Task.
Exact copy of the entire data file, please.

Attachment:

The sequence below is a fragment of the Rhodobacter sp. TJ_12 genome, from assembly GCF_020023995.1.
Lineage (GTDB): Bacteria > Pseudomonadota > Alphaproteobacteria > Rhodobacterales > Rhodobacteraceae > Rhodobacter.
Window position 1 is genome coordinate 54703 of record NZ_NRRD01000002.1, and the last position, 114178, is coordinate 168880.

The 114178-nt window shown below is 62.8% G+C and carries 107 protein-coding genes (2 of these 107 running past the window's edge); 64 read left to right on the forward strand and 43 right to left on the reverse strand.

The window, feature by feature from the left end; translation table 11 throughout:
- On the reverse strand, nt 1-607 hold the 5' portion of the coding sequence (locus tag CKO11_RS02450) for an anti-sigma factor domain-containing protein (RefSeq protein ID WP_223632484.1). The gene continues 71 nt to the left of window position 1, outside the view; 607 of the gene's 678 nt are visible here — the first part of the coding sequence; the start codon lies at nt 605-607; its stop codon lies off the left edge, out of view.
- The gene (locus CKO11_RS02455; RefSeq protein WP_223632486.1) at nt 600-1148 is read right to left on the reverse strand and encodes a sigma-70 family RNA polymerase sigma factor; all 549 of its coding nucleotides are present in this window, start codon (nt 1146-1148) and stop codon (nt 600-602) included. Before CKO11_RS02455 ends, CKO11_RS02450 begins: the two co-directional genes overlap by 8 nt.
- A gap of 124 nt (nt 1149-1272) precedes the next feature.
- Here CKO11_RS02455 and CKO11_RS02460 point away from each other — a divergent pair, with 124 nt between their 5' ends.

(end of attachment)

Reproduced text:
The sequence below is a fragment of the Rhodobacter sp. TJ_12 genome, from assembly GCF_020023995.1.
Lineage (GTDB): Bacteria > Pseudomonadota > Alphaproteobacteria > Rhodobacterales > Rhodobacteraceae > Rhodobacter.
Window position 1 is genome coordinate 54703 of record NZ_NRRD01000002.1, and the last position, 114178, is coordinate 168880.

The 114178-nt window shown below is 62.8% G+C and carries 107 protein-coding genes (2 of these 107 running past the window's edge); 64 read left to right on the forward strand and 43 right to left on the reverse strand.

The window, feature by feature from the left end; translation table 11 throughout:
- On the reverse strand, nt 1-607 hold the 5' portion of the coding sequence (locus tag CKO11_RS02450) for an anti-sigma factor domain-containing protein (RefSeq protein ID WP_223632484.1). The gene continues 71 nt to the left of window position 1, outside the view; 607 of the gene's 678 nt are visible here — the first part of the coding sequence; the start codon lies at nt 605-607; its stop codon lies off the left edge, out of view.
- The gene (locus CKO11_RS02455; RefSeq protein WP_223632486.1) at nt 600-1148 is read right to left on the reverse strand and encodes a sigma-70 family RNA polymerase sigma factor; all 549 of its coding nucleotides are present in this window, start codon (nt 1146-1148) and stop codon (nt 600-602) included. Before CKO11_RS02455 ends, CKO11_RS02450 begins: the two co-directional genes overlap by 8 nt.
- A gap of 124 nt (nt 1149-1272) precedes the next feature.
- Here CKO11_RS02455 and CKO11_RS02460 point away from each other — a divergent pair, with 124 nt between their 5' ends.